Though there is darkness interwoven into the pasts of these orphans, they seek to continue forward, following a small, golden light of hope held high by Manop and his wife Dta—founders of Baan Dek Dee. Manop is a local hill tribe man who was once an orphan himself. As a child, his impoverished parents sent him and his siblings to a North Thailand orphanage so they could study. Manop has come a long way since his days in an orphanage, and never forgot how having access to education changed his life. It’s the same blessing he and Dta have dedicated their lives to giving orphans—an academic door to an optimistic future.
And it’s something the children take seriously and appreciate. While other children may detest homework, they sit quietly after school and work diligently. When you grow up in some of the poorest villages in North Thailand and your family can’t afford schooling or perhaps, you don’t have a family at all, then the opportunity to study is a most coveted privilege.
The home is small, consisting of two sleeping rooms filled with dorm style beds; one for boys and one for girls. Because there is not enough space, some of the beds sleep three to four children. The three meals the children have each day aren’t fancy; just rice, strips of chicken and some vegetables. Sometimes, if a donation is made, they can enjoy biscuits for snacks. The toys are far and few between as are the clothes, which the children must wash and organize themselves each day after school.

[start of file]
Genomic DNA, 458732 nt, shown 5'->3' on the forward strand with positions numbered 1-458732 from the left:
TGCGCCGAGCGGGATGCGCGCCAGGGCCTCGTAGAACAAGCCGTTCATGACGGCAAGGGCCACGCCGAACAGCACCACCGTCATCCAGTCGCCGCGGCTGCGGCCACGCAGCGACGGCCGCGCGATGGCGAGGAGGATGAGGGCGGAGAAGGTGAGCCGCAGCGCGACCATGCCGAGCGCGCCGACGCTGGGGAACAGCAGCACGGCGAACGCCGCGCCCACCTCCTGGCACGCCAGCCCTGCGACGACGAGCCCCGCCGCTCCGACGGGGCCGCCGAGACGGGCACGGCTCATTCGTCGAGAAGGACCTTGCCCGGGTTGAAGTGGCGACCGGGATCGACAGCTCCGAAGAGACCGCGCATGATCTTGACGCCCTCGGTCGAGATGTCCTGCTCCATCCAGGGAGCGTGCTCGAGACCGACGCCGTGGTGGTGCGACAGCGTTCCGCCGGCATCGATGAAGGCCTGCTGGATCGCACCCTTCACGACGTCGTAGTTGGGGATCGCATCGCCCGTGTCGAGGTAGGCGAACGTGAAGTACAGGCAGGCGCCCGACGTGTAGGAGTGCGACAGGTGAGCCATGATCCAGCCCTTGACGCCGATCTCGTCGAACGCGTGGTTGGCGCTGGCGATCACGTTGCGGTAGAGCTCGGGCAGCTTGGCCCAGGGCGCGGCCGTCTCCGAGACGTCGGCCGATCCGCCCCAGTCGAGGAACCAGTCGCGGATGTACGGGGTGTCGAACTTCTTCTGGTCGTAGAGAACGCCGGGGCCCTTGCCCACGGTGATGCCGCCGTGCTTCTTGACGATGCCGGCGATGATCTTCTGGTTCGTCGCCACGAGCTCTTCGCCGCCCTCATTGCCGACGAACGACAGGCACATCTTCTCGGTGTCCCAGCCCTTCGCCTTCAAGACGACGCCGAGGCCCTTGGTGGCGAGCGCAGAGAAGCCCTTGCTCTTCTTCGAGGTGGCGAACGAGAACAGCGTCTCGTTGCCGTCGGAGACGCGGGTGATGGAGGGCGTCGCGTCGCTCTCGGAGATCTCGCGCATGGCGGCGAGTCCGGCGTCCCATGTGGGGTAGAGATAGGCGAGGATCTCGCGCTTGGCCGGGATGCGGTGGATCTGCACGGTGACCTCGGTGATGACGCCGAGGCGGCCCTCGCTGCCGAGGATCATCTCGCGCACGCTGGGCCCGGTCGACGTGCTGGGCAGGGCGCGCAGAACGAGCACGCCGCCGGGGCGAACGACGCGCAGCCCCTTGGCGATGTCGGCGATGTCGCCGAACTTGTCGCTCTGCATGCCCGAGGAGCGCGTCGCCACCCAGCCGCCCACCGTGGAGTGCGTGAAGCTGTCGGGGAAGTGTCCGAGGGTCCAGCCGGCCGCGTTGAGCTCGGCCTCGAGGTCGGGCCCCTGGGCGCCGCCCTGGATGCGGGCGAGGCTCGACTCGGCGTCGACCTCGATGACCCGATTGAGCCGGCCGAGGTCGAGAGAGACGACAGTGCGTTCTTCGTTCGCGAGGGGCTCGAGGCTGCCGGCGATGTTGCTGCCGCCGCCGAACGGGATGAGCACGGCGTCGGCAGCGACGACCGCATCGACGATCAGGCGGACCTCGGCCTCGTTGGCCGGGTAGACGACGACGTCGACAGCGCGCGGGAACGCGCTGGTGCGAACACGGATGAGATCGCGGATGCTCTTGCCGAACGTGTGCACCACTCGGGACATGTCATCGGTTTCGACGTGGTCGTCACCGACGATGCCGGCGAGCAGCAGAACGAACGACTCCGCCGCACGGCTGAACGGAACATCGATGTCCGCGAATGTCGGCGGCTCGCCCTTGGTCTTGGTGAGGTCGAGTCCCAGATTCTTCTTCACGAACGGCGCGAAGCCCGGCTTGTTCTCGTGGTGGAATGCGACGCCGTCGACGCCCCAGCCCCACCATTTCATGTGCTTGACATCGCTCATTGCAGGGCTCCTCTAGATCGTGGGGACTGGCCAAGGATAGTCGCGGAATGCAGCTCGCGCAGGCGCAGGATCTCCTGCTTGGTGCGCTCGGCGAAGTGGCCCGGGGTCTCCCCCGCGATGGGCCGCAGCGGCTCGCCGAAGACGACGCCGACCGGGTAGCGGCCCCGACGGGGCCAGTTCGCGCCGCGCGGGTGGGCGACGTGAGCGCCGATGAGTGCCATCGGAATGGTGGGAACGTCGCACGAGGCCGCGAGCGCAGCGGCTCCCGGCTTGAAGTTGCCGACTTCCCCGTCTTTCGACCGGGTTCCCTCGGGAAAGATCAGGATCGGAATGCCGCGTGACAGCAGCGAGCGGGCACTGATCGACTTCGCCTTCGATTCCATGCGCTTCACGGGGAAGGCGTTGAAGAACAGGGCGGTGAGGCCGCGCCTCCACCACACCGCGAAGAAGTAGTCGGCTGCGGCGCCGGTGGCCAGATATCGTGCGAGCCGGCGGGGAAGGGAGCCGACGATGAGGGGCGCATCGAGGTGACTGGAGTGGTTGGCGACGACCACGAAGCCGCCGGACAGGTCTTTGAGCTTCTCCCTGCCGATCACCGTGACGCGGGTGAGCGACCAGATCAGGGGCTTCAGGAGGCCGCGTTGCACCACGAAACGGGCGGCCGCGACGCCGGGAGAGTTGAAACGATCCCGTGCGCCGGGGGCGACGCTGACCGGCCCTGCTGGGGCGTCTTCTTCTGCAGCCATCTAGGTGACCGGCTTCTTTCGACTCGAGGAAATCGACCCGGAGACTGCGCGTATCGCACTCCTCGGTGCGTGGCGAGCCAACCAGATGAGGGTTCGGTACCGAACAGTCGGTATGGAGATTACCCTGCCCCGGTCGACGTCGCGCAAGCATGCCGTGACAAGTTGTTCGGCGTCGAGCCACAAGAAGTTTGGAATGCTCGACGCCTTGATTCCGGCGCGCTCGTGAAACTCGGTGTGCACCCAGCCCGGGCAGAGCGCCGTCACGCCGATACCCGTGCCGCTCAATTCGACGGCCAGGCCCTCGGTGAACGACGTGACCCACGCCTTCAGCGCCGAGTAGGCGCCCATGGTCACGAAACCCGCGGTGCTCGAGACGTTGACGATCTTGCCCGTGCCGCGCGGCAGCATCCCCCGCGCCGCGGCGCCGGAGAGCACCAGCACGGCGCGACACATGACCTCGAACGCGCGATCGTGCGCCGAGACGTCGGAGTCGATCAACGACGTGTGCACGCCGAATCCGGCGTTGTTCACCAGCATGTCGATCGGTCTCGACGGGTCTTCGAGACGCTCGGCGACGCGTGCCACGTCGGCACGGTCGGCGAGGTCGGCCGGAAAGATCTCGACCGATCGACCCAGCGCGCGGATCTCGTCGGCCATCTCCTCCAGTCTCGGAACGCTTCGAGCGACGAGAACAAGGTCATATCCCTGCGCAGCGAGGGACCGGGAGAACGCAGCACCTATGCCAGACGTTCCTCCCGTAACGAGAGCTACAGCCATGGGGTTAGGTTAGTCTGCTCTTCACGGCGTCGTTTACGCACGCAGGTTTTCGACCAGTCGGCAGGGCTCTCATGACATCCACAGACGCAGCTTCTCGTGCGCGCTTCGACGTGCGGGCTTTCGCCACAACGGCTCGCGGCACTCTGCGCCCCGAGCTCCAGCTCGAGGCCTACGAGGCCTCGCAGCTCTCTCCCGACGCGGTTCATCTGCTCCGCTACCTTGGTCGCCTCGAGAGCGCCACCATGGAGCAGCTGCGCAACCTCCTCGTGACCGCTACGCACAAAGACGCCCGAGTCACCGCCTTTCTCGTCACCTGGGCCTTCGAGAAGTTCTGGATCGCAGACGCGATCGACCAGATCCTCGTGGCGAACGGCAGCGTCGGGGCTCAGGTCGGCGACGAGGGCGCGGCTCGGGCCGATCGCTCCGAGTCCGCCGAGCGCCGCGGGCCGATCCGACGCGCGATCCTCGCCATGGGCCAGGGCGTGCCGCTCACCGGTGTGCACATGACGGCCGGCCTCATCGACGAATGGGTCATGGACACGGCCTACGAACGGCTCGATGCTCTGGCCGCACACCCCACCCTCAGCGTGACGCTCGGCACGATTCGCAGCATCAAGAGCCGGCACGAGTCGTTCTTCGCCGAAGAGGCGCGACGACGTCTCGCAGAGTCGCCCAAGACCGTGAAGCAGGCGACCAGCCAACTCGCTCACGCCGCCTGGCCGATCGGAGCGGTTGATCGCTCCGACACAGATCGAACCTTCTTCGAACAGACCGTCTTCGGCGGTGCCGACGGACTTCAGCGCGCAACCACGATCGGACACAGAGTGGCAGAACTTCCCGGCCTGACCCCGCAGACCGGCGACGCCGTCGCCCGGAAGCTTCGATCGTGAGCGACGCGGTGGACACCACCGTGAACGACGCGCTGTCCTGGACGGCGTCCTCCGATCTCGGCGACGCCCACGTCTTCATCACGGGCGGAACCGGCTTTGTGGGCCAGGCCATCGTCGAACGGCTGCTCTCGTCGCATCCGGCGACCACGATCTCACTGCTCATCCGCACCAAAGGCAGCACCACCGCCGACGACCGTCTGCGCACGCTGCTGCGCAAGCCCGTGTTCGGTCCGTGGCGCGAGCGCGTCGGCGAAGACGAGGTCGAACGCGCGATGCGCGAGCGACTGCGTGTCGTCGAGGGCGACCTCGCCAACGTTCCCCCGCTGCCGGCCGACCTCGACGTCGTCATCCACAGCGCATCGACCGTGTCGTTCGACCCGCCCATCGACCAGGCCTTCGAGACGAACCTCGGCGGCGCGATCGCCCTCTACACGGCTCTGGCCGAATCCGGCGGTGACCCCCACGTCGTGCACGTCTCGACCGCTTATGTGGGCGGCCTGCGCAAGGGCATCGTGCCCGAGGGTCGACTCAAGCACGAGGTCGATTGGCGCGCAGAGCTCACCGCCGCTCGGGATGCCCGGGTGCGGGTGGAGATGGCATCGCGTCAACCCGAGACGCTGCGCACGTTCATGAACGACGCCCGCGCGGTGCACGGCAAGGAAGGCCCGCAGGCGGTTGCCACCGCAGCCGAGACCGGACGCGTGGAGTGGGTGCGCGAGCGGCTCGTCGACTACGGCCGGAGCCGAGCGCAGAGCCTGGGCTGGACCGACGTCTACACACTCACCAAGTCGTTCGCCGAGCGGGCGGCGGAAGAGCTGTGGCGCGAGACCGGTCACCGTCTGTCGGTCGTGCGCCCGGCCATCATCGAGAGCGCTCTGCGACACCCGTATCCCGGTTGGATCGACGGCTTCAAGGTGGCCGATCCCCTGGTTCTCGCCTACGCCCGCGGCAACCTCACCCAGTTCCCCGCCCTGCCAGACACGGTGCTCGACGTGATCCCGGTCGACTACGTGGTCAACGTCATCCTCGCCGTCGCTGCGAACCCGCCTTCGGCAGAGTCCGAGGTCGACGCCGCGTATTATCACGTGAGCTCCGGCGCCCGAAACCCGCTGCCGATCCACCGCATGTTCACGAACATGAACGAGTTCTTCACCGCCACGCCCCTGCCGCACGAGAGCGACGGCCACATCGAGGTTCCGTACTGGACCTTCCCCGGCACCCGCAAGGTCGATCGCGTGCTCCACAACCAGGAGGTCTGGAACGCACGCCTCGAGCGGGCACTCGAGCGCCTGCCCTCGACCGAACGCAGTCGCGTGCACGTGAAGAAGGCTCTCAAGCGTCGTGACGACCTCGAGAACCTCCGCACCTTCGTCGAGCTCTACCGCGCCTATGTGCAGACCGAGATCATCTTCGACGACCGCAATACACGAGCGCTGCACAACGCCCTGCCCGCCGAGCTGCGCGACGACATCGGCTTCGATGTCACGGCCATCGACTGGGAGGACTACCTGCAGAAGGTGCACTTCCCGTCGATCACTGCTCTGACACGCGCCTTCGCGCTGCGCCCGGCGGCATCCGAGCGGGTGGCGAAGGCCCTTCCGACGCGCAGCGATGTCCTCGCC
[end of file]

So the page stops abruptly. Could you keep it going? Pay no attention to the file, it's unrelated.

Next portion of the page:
You see, Baan Dek Dee lacks corporate sponsorship, a lengthy donor list, celebrity endorsements or a public relations arm. This financial factor is what sets them apart from the numerous orphanages in the North Thailand region. It’s not really an orphanage with volunteers—everyone involved is part of an incredible family, all working diligently to give these children not just nourishment and shelter, but an opportunity for an education. Because many of the kids are behind in school for their age already, they will have to work hard playing catch up, but it’s something they take seriously and strive to do with eager hearts.